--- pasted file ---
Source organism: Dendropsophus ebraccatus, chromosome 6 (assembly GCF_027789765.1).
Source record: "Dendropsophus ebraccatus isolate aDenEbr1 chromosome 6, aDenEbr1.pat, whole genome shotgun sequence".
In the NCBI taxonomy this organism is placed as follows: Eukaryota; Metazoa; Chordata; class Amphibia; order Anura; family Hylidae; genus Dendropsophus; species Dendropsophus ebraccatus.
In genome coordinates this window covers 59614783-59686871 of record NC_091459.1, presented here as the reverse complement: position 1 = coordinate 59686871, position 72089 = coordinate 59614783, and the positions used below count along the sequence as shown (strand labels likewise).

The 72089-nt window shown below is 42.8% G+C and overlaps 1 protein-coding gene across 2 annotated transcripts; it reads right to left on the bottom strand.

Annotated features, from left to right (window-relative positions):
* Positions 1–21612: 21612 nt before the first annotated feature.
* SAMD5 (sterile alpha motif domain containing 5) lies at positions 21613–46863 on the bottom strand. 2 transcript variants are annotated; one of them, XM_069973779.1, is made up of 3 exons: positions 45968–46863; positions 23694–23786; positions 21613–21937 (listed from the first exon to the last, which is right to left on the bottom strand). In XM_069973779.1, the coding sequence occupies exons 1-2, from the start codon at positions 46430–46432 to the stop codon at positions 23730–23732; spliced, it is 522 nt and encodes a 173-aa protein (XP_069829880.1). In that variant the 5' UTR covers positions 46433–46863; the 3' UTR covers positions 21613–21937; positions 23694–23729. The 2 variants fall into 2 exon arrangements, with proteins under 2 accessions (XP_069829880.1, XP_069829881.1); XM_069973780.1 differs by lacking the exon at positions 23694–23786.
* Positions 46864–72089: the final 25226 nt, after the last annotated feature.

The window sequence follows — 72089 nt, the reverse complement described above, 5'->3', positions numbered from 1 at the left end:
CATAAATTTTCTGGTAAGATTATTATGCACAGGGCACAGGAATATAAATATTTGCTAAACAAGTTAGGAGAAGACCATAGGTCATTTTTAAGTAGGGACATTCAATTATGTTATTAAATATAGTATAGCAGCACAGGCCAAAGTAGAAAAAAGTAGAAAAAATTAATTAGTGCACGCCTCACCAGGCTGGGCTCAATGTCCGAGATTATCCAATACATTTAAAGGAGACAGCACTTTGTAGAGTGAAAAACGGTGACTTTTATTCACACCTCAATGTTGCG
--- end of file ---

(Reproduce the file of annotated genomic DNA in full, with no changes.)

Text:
Source organism: Dendropsophus ebraccatus, chromosome 6 (assembly GCF_027789765.1).
Source record: "Dendropsophus ebraccatus isolate aDenEbr1 chromosome 6, aDenEbr1.pat, whole genome shotgun sequence".
In the NCBI taxonomy this organism is placed as follows: Eukaryota; Metazoa; Chordata; class Amphibia; order Anura; family Hylidae; genus Dendropsophus; species Dendropsophus ebraccatus.
In genome coordinates this window covers 59614783-59686871 of record NC_091459.1, presented here as the reverse complement: position 1 = coordinate 59686871, position 72089 = coordinate 59614783, and the positions used below count along the sequence as shown (strand labels likewise).

The 72089-nt window shown below is 42.8% G+C and overlaps 1 protein-coding gene across 2 annotated transcripts; it reads right to left on the bottom strand.

Annotated features, from left to right (window-relative positions):
* Positions 1–21612: 21612 nt before the first annotated feature.
* SAMD5 (sterile alpha motif domain containing 5) lies at positions 21613–46863 on the bottom strand. 2 transcript variants are annotated; one of them, XM_069973779.1, is made up of 3 exons: positions 45968–46863; positions 23694–23786; positions 21613–21937 (listed from the first exon to the last, which is right to left on the bottom strand). In XM_069973779.1, the coding sequence occupies exons 1-2, from the start codon at positions 46430–46432 to the stop codon at positions 23730–23732; spliced, it is 522 nt and encodes a 173-aa protein (XP_069829880.1). In that variant the 5' UTR covers positions 46433–46863; the 3' UTR covers positions 21613–21937; positions 23694–23729. The 2 variants fall into 2 exon arrangements, with proteins under 2 accessions (XP_069829880.1, XP_069829881.1); XM_069973780.1 differs by lacking the exon at positions 23694–23786.
* Positions 46864–72089: the final 25226 nt, after the last annotated feature.

The window sequence follows — 72089 nt, the reverse complement described above, 5'->3', positions numbered from 1 at the left end:
CATAAATTTTCTGGTAAGATTATTATGCACAGGGCACAGGAATATAAATATTTGCTAAACAAGTTAGGAGAAGACCATAGGTCATTTTTAAGTAGGGACATTCAATTATGTTATTAAATATAGTATAGCAGCACAGGCCAAAGTAGAAAAAAGTAGAAAAAATTAATTAGTGCACGCCTCACCAGGCTGGGCTCAATGTCCGAGATTATCCAATACATTTAAAGGAGACAGCACTTTGTAGAGTGAAAAACGGTGACTTTTATTCACACCTCAATGTTGCG